A world away from the perfect fairways of the pro golf tour, Colin Montgomerie gave a master class in one of the world’s unlikeliest driving ranges.
For over an hour he gave personal coaching to forces golf fans spread out across the windswept dust of Camp Bastion, Britain’s massive supply base in Afghanistan.
As he expertly drove ball-after-ball onto targets borrowed from the rifle ranges, he joked how helicopter gunships low overhead might cramp his drive.
The Ryder Cup-winning captain spent four days in Afghanistan between international tournaments, boosting morale and equipping buy cialis online Bastion’s very first Golf course, with thousands of pounds worth of donated equipment.
He told troops he did not realise how few stars had risked a trip to Helmand.
“I thought there were so-called celebrities and sportsmen out here on a weekly basis.”
“But it doesn’t happen. This is irregular and it’s fantastic to come out here and showcase golf to you guys.”
Until now military golf addicts have been starved. It’s a year since Captain Jason Griffiths of REME picked up a club. He said that despite his grumpy image Monty could not have been more supportive.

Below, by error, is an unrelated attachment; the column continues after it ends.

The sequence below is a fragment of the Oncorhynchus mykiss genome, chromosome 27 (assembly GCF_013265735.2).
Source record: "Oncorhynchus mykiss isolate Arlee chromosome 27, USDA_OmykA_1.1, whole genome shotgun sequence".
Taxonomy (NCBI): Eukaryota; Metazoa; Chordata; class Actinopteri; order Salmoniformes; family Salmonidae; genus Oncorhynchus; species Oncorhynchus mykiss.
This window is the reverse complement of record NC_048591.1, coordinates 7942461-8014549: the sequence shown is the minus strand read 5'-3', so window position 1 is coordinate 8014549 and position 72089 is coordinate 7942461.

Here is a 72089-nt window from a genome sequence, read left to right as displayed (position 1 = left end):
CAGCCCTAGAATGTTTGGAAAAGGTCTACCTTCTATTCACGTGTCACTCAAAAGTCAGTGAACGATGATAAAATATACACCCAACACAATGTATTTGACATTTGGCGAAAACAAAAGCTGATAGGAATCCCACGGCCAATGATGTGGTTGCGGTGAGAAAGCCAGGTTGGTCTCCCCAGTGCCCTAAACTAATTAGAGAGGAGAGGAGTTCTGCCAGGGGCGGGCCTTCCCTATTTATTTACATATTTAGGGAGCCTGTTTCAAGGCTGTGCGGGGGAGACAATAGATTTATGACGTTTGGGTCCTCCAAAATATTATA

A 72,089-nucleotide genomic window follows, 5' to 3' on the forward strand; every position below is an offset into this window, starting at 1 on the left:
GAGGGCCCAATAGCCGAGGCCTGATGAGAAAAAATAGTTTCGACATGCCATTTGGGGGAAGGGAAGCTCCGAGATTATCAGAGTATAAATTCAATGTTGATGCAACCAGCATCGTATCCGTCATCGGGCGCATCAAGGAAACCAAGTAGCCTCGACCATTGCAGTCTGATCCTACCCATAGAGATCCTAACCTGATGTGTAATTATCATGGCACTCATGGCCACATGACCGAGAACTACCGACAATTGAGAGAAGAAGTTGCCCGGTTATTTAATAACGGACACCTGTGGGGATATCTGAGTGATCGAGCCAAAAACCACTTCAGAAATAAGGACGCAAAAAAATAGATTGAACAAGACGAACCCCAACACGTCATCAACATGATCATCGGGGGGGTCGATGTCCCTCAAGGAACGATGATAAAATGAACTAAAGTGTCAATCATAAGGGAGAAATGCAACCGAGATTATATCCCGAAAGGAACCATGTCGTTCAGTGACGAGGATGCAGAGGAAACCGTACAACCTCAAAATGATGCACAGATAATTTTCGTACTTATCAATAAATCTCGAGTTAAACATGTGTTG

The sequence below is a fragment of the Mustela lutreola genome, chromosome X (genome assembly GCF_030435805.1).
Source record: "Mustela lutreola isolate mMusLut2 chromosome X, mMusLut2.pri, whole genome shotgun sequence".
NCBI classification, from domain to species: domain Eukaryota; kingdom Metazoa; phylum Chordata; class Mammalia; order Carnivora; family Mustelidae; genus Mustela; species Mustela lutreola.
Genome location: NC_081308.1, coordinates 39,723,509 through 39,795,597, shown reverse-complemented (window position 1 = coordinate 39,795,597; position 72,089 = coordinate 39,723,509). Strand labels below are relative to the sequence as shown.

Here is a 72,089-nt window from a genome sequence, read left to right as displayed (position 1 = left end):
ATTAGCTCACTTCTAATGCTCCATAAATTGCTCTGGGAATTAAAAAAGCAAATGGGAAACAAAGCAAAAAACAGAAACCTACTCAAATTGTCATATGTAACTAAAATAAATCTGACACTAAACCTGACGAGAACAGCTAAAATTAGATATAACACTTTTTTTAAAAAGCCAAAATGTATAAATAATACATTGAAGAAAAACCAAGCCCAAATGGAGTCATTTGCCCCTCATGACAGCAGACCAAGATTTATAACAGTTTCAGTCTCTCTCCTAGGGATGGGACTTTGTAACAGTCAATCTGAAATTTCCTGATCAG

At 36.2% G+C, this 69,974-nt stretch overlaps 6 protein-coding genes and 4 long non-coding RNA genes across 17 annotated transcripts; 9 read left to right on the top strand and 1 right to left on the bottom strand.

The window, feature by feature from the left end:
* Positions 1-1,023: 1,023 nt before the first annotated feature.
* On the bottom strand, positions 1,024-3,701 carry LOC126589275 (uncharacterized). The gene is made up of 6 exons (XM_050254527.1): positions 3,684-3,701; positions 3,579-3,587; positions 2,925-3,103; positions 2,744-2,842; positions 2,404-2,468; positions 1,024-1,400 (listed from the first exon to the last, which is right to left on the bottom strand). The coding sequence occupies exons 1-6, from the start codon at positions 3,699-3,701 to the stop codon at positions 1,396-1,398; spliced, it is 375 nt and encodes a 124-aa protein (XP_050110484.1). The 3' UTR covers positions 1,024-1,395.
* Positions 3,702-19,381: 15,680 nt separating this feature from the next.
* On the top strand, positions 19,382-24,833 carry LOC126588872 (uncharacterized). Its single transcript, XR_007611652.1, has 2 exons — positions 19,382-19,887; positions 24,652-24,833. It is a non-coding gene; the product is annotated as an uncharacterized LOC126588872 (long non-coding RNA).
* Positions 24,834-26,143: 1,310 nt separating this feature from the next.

“There’s been rumours that he’s not a nice man,” Griffiths told BFBS Forces’ News.
“But he’s absolutely fantastic. We managed to have lunch with him and then just hit five or six balls with him watching and he was quite complementary.”
The military returned the favour by giving him a front seat ride in their Jackal all-terrain 4×4 and then coaching him in their speciality. His skill with issue pistol and rifle impressed the experts.
“He’s certainly naturally talented as a rifleman as you can see by the grouping of shots on the target,” said instructor Staff Sergeant Chris Palmer.
“He’s always been a massive idol of mine. I’m a big golf fan myself so actually, finally to meet Colin Montgomerie is a big thrill.”
Like previous celebrities he left humbled by meeting those at the sharp end.
“When you see the casualties and you see what everyone does here at Camp Bastion to keep the guys on the front line alive, it givers you a different perspective on things,” he said.
“Suddenly, does the four-foot put that you missed, does it matter? And the answer is a very big no.”